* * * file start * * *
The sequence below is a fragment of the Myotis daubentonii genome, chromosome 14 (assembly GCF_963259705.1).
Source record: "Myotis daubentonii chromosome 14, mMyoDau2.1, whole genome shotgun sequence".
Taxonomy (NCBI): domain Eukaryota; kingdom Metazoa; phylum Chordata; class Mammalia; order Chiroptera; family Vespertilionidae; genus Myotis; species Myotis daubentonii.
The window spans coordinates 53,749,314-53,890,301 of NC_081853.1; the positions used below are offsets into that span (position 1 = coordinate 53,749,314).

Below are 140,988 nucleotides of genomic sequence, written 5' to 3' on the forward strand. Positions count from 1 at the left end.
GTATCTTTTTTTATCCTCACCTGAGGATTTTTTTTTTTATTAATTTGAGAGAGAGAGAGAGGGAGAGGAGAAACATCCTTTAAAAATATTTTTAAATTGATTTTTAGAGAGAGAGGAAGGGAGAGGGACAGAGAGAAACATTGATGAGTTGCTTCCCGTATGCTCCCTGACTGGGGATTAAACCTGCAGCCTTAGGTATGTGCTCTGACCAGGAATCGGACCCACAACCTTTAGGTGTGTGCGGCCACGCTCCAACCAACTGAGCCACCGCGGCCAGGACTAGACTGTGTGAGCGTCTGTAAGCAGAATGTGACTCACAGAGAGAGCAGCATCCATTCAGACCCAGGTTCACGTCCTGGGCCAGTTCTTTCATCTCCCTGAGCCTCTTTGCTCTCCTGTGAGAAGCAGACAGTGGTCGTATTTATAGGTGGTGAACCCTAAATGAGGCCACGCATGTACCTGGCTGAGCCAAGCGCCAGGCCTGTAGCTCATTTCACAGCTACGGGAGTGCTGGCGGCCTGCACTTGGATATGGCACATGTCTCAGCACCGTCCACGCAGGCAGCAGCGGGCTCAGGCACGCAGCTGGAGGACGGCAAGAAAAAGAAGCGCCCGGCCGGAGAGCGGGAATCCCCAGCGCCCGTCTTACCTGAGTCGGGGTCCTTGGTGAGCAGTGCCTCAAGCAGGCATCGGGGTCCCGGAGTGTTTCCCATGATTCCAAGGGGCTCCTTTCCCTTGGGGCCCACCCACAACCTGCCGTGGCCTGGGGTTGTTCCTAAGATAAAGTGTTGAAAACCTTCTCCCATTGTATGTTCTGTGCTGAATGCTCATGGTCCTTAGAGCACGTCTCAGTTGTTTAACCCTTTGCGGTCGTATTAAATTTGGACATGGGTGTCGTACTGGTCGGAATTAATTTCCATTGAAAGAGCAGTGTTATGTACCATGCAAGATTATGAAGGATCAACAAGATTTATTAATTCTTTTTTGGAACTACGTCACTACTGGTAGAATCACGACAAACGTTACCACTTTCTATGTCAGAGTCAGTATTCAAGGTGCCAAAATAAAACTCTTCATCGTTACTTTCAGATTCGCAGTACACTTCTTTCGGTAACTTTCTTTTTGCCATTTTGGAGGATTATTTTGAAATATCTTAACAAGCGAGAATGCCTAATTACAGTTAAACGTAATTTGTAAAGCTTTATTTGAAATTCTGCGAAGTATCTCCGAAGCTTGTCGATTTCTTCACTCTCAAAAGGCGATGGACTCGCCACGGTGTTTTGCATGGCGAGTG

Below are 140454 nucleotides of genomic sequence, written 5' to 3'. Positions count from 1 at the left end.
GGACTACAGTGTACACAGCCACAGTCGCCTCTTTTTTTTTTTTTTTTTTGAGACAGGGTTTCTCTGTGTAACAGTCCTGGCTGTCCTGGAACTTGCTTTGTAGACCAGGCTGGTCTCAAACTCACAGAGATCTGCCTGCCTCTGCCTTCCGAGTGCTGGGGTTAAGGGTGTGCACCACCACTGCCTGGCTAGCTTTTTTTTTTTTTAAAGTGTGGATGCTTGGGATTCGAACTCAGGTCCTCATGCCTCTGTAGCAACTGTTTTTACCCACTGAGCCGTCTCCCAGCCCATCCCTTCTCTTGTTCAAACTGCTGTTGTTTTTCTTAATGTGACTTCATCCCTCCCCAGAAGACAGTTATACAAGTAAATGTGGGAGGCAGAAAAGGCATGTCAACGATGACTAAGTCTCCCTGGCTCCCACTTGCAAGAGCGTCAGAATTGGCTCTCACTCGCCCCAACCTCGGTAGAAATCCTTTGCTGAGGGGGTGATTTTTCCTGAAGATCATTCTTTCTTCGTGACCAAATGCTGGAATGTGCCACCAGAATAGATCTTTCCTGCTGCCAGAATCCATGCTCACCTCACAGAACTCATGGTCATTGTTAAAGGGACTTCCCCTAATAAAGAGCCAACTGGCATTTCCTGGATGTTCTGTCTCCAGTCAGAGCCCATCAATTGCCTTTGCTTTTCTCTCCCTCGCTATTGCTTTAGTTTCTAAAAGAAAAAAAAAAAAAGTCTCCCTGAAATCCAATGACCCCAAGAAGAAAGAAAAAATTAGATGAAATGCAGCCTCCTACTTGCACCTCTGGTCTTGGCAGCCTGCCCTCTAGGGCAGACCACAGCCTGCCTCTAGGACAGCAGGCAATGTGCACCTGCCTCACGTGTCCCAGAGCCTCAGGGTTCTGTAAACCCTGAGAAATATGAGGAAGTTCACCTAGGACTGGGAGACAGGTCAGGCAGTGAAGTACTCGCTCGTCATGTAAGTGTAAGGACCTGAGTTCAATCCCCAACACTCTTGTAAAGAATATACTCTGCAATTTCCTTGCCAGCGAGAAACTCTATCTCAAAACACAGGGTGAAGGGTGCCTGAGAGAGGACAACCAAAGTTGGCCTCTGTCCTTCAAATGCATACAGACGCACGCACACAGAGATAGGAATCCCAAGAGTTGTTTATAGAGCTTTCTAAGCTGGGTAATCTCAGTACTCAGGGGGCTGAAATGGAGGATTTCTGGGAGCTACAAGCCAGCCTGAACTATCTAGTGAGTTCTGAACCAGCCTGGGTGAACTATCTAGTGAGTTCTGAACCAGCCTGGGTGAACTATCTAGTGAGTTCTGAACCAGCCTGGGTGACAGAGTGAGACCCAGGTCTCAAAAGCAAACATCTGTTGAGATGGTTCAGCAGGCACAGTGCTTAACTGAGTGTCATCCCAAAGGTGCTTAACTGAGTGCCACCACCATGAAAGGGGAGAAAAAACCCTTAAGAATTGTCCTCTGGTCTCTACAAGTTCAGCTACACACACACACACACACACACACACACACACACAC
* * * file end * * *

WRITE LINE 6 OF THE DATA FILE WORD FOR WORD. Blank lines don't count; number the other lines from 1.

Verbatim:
GTATCTTTTTTTATCCTCACCTGAGGATTTTTTTTTTTATTAATTTGAGAGAGAGAGAGAGGGAGAGGAGAAACATCCTTTAAAAATATTTTTAAATTGATTTTTAGAGAGAGAGGAAGGGAGAGGGACAGAGAGAAACATTGATGAGTTGCTTCCCGTATGCTCCCTGACTGGGGATTAAACCTGCAGCCTTAGGTATGTGCTCTGACCAGGAATCGGACCCACAACCTTTAGGTGTGTGCGGCCACGCTCCAACCAACTGAGCCACCGCGGCCAGGACTAGACTGTGTGAGCGTCTGTAAGCAGAATGTGACTCACAGAGAGAGCAGCATCCATTCAGACCCAGGTTCACGTCCTGGGCCAGTTCTTTCATCTCCCTGAGCCTCTTTGCTCTCCTGTGAGAAGCAGACAGTGGTCGTATTTATAGGTGGTGAACCCTAAATGAGGCCACGCATGTACCTGGCTGAGCCAAGCGCCAGGCCTGTAGCTCATTTCACAGCTACGGGAGTGCTGGCGGCCTGCACTTGGATATGGCACATGTCTCAGCACCGTCCACGCAGGCAGCAGCGGGCTCAGGCACGCAGCTGGAGGACGGCAAGAAAAAGAAGCGCCCGGCCGGAGAGCGGGAATCCCCAGCGCCCGTCTTACCTGAGTCGGGGTCCTTGGTGAGCAGTGCCTCAAGCAGGCATCGGGGTCCCGGAGTGTTTCCCATGATTCCAAGGGGCTCCTTTCCCTTGGGGCCCACCCACAACCTGCCGTGGCCTGGGGTTGTTCCTAAGATAAAGTGTTGAAAACCTTCTCCCATTGTATGTTCTGTGCTGAATGCTCATGGTCCTTAGAGCACGTCTCAGTTGTTTAACCCTTTGCGGTCGTATTAAATTTGGACATGGGTGTCGTACTGGTCGGAATTAATTTCCATTGAAAGAGCAGTGTTATGTACCATGCAAGATTATGAAGGATCAACAAGATTTATTAATTCTTTTTTGGAACTACGTCACTACTGGTAGAATCACGACAAACGTTACCACTTTCTATGTCAGAGTCAGTATTCAAGGTGCCAAAATAAAACTCTTCATCGTTACTTTCAGATTCGCAGTACACTTCTTTCGGTAACTTTCTTTTTGCCATTTTGGAGGATTATTTTGAAATATCTTAACAAGCGAGAATGCCTAATTACAGTTAAACGTAATTTGTAAAGCTTTATTTGAAATTCTGCGAAGTATCTCCGAAGCTTGTCGATTTCTTCACTCTCAAAAGGCGATGGACTCGCCACGGTGTTTTGCATGGCGAGTG